The successful pilot of a tax mediation by video has led to HMRC introducing the service nationally only eight days later.
Sarah Woodall, Head of Tax at HCR, pressed for the pilot to take place and was delighted both by the result and by the roll-out of the tool across the country, benefiting many others. Video and telephone conferencing will now be among the options on offer for alternative dispute resolution (ADR) and those wishing to apply for ADR can do so here.
Here she answers some key questions about the process and what the new tool will offer.
Q: Does mediation work in the context of tax cases?
A: Yes, my experience in the hundred or so cases I have been involved in has been that mediation results in an agreement between the parties in most cases.
Q: Is mediation possible during this pandemic?
A: Yes. In July we took part in a video tax mediation with HMRC. Videoconferencing proved a very effective tool, in my opinion.
In the context of tax, this was the U.K.’s first mediation using videoconferencing. It is very pleasing that only eight days after the mediation concluded HMRC introduced video mediation nationally.
Q: Video mediation sounds like an innovative idea. What caused this change?
A: Many factors are likely to have contributed. Our initial submissions for video mediation were not accepted by HMRC, but following Judge Greg Sinfield’s First-Tier Tribunal (Tax Chamber) Practice Statement of 15 June 2020 about alternate dispute resolution in tax disputes, HMRC did change its mind. Arguably, the pandemic has driven this change which in my opinion represents great progress, particularly for clients who may need to shield or otherwise take extra care of their health.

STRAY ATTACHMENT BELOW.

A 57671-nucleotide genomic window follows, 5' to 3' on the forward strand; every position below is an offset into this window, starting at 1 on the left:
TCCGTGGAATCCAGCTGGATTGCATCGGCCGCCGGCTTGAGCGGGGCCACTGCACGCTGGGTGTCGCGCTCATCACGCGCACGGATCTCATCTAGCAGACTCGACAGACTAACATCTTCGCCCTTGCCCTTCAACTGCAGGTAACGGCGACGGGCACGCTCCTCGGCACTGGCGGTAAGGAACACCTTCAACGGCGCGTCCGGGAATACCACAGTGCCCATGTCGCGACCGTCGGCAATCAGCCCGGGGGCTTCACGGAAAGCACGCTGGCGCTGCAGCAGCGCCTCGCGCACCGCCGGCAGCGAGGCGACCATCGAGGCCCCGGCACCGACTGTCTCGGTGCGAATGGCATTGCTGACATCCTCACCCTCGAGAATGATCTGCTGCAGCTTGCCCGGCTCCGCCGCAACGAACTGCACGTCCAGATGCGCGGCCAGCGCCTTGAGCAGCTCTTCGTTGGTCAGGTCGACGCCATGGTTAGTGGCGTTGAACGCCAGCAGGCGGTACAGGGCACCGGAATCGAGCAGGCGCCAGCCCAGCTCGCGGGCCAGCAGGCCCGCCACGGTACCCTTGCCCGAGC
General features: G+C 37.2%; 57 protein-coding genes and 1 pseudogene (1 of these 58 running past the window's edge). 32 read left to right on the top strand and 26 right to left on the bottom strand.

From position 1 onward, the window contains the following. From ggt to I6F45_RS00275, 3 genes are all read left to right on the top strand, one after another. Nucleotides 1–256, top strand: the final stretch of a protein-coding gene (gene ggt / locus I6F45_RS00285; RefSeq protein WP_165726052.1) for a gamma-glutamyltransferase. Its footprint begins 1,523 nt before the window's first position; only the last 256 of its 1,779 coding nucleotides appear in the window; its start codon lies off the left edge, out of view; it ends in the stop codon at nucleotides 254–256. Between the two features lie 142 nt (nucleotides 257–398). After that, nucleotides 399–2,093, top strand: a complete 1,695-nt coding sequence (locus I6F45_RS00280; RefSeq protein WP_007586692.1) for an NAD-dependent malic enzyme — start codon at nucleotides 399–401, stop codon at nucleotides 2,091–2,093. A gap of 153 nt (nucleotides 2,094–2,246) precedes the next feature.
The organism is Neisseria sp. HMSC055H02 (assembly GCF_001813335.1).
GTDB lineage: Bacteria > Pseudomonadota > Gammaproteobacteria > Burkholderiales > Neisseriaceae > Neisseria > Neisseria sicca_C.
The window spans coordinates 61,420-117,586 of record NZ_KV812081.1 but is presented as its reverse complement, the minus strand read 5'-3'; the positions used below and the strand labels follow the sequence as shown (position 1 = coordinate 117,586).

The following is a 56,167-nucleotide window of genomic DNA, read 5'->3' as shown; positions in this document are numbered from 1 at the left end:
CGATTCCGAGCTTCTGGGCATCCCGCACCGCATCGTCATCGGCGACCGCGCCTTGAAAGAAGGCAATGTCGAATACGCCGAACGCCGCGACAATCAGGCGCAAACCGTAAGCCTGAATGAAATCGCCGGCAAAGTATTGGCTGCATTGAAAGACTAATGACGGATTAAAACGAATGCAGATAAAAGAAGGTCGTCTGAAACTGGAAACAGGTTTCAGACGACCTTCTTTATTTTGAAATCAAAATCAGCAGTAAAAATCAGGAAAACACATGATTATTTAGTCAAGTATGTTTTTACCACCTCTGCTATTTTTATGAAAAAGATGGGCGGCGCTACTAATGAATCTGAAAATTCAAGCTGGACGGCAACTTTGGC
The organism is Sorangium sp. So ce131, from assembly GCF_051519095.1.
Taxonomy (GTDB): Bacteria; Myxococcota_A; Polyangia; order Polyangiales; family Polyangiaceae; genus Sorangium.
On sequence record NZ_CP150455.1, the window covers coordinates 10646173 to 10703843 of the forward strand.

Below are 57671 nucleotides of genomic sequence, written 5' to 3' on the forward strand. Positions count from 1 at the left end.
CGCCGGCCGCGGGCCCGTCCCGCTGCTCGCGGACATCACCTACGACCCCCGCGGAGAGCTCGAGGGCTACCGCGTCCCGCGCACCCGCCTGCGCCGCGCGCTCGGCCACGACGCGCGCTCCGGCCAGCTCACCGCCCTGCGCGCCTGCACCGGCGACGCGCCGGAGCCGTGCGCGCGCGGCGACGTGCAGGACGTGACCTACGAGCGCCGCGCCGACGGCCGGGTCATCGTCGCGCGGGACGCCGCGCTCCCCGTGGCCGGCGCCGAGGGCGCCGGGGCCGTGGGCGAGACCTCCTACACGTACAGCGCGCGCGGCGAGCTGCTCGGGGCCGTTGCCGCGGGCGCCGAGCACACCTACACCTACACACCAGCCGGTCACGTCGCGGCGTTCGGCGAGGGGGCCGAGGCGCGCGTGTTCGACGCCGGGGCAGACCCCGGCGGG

Q: Were there any special features in your case that meant mediation using videoconferencing was particularly important?
A: Yes. One client and a professional adviser were shielding, and the videoconferencing tool meant they were not disadvantaged or excluded from the mediation. Videoconferencing seems an excellent and reasonable adjustment in such cases. HMRC chose to appoint two mediators, which was very effective.
Q: Do you have to be qualified as a mediator to represent a client in a mediation with HMRC using videoconferencing and should clients use a mediator?
A: No, although I think it really helps. I qualified as a mediator in 2011, whilst working within HMRC, and I do find the training continues to prove extremely helpful and informs my approach in every case. I would certainly recommend having a qualified mediator as your representative if you are involved in any aspect of a mediation with HMRC.